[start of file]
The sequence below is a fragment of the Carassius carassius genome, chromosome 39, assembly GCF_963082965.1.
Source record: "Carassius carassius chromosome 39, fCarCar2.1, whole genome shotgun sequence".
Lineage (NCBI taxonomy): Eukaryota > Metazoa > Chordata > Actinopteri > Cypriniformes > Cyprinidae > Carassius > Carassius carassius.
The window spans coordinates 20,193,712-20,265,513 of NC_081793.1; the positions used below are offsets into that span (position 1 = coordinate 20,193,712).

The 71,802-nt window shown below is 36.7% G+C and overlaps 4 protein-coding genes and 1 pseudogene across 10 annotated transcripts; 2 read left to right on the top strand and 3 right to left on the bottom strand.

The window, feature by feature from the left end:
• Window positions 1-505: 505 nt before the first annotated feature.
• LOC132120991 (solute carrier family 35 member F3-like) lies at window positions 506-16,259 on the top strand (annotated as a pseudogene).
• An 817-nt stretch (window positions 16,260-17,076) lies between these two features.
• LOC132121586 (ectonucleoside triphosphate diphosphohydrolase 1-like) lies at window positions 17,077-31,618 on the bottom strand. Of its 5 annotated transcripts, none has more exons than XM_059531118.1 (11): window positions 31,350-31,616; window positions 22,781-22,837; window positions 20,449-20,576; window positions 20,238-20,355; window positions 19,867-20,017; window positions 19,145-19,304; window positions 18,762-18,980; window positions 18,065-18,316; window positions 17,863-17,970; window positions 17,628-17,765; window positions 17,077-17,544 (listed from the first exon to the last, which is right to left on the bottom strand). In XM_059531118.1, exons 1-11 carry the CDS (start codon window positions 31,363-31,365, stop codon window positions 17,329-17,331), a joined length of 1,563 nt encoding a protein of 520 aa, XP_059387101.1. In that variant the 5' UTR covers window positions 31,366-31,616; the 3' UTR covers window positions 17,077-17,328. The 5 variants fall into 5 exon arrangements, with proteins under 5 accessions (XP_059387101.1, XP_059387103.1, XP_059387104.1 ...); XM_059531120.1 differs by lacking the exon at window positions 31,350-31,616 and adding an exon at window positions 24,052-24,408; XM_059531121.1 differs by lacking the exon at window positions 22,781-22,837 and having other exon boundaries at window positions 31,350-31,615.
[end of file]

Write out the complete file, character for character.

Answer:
The sequence below is a fragment of the Carassius carassius genome, chromosome 39, assembly GCF_963082965.1.
Source record: "Carassius carassius chromosome 39, fCarCar2.1, whole genome shotgun sequence".
Lineage (NCBI taxonomy): Eukaryota > Metazoa > Chordata > Actinopteri > Cypriniformes > Cyprinidae > Carassius > Carassius carassius.
The window spans coordinates 20,193,712-20,265,513 of NC_081793.1; the positions used below are offsets into that span (position 1 = coordinate 20,193,712).

The 71,802-nt window shown below is 36.7% G+C and overlaps 4 protein-coding genes and 1 pseudogene across 10 annotated transcripts; 2 read left to right on the top strand and 3 right to left on the bottom strand.

The window, feature by feature from the left end:
• Window positions 1-505: 505 nt before the first annotated feature.
• LOC132120991 (solute carrier family 35 member F3-like) lies at window positions 506-16,259 on the top strand (annotated as a pseudogene).
• An 817-nt stretch (window positions 16,260-17,076) lies between these two features.
• LOC132121586 (ectonucleoside triphosphate diphosphohydrolase 1-like) lies at window positions 17,077-31,618 on the bottom strand. Of its 5 annotated transcripts, none has more exons than XM_059531118.1 (11): window positions 31,350-31,616; window positions 22,781-22,837; window positions 20,449-20,576; window positions 20,238-20,355; window positions 19,867-20,017; window positions 19,145-19,304; window positions 18,762-18,980; window positions 18,065-18,316; window positions 17,863-17,970; window positions 17,628-17,765; window positions 17,077-17,544 (listed from the first exon to the last, which is right to left on the bottom strand). In XM_059531118.1, exons 1-11 carry the CDS (start codon window positions 31,363-31,365, stop codon window positions 17,329-17,331), a joined length of 1,563 nt encoding a protein of 520 aa, XP_059387101.1. In that variant the 5' UTR covers window positions 31,366-31,616; the 3' UTR covers window positions 17,077-17,328. The 5 variants fall into 5 exon arrangements, with proteins under 5 accessions (XP_059387101.1, XP_059387103.1, XP_059387104.1 ...); XM_059531120.1 differs by lacking the exon at window positions 31,350-31,616 and adding an exon at window positions 24,052-24,408; XM_059531121.1 differs by lacking the exon at window positions 22,781-22,837 and having other exon boundaries at window positions 31,350-31,615.